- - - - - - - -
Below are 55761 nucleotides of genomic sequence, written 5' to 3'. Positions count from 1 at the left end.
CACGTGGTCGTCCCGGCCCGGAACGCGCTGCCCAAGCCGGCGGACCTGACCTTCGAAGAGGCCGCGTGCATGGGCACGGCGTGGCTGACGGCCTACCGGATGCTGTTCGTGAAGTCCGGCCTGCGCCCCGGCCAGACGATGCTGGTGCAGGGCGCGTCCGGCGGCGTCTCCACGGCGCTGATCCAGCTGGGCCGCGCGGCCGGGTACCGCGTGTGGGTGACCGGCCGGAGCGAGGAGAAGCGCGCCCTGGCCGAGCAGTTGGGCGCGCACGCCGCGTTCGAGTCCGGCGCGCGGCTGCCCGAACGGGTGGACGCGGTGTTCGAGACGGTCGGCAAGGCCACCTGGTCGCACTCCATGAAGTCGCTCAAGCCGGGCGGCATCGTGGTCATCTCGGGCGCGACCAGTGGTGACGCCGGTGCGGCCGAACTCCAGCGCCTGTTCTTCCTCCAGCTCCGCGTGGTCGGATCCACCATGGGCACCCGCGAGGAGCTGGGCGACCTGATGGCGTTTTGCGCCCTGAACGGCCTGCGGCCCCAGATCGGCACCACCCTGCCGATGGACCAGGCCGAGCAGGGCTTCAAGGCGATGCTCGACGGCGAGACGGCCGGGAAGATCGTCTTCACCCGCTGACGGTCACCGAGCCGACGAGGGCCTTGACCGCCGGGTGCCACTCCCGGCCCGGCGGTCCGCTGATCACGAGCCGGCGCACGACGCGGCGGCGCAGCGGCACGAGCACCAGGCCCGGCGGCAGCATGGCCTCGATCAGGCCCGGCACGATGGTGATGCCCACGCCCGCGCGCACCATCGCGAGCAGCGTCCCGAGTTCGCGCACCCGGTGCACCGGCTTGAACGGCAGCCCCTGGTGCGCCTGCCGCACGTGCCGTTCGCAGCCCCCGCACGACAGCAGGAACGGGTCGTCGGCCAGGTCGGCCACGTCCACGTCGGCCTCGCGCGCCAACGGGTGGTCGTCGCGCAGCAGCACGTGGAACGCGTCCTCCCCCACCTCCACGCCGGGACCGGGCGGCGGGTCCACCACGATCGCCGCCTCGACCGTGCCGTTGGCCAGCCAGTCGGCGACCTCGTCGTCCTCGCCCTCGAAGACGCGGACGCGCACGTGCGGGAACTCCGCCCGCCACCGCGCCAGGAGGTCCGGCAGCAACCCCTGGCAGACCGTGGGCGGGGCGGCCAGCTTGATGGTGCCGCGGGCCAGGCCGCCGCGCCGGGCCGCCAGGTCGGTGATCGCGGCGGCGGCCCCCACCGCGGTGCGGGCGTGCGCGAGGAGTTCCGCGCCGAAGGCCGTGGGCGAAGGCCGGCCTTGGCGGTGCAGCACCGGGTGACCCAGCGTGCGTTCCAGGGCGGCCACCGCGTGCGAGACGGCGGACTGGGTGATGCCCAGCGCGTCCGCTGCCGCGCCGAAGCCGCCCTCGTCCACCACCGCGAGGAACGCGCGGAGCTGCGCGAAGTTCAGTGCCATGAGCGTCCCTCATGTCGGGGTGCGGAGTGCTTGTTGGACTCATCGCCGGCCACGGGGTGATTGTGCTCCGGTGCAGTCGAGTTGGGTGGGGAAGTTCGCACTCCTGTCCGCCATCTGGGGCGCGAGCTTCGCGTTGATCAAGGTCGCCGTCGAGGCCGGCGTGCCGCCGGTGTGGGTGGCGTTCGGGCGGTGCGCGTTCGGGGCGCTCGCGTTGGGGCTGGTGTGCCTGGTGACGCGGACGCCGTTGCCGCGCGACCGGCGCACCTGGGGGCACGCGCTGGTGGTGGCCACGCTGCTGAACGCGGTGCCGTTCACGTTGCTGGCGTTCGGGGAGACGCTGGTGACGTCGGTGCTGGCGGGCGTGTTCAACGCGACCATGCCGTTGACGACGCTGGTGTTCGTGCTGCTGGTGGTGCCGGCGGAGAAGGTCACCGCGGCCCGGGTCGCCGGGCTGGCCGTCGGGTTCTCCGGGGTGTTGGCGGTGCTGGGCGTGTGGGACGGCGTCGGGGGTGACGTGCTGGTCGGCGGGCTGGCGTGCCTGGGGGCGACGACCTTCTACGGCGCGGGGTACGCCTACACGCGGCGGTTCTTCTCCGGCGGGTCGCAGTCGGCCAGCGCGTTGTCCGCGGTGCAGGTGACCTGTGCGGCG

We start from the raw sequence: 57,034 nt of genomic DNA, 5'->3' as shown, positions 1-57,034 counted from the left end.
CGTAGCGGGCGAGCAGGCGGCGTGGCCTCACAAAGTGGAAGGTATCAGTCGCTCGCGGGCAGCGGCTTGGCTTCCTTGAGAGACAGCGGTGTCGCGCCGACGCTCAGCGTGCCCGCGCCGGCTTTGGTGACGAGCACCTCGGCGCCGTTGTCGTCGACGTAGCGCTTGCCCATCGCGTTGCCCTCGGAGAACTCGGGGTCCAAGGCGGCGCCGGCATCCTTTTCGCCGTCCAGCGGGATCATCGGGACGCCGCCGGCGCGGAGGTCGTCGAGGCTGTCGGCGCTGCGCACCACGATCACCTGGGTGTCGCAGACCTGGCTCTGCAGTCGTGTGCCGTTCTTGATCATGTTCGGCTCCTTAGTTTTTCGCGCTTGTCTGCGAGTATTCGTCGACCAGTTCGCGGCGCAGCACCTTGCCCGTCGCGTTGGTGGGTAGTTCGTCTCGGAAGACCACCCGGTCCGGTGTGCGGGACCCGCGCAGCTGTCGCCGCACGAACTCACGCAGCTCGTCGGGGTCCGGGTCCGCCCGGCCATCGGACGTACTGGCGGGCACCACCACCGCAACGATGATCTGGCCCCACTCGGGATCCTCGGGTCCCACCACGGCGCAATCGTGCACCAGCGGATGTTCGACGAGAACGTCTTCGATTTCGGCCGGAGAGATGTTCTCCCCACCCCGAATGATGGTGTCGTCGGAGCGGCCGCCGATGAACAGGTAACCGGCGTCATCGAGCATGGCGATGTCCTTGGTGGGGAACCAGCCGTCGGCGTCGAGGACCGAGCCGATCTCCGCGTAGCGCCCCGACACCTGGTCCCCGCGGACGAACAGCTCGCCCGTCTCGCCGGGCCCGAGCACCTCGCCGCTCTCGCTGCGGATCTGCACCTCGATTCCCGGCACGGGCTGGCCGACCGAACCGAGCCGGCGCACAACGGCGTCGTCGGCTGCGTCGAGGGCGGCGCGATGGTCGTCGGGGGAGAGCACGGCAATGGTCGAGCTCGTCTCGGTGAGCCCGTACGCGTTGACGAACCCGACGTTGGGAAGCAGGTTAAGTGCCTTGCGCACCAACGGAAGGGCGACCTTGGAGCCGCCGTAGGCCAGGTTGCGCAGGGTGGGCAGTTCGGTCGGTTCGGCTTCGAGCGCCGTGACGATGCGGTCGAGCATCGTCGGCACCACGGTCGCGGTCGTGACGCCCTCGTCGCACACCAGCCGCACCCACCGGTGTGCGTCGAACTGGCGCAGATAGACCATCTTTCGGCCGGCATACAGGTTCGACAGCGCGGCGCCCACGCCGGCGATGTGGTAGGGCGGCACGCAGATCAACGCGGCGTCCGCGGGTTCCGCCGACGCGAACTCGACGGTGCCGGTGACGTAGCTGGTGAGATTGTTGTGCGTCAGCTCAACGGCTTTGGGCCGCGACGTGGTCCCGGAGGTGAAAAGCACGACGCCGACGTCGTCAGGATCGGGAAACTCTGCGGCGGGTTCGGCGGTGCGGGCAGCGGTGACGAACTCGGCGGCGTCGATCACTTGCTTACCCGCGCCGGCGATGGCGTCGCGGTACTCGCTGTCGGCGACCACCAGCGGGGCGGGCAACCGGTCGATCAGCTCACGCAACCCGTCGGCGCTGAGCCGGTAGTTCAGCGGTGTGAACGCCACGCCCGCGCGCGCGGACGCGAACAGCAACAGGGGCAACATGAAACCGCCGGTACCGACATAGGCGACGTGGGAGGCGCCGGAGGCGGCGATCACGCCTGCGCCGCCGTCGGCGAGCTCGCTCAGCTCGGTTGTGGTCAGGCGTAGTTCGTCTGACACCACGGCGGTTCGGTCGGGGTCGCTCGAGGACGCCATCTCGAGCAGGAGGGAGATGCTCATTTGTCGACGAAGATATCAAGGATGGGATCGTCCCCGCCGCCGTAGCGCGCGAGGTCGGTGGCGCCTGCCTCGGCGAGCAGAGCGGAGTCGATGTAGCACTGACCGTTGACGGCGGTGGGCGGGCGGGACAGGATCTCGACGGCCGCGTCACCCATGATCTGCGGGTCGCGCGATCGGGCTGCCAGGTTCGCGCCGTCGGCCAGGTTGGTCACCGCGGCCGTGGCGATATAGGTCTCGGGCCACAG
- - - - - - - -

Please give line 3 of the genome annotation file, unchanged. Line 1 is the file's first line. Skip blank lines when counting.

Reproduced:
We start from the raw sequence: 57,034 nt of genomic DNA, 5'->3' as shown, positions 1-57,034 counted from the left end.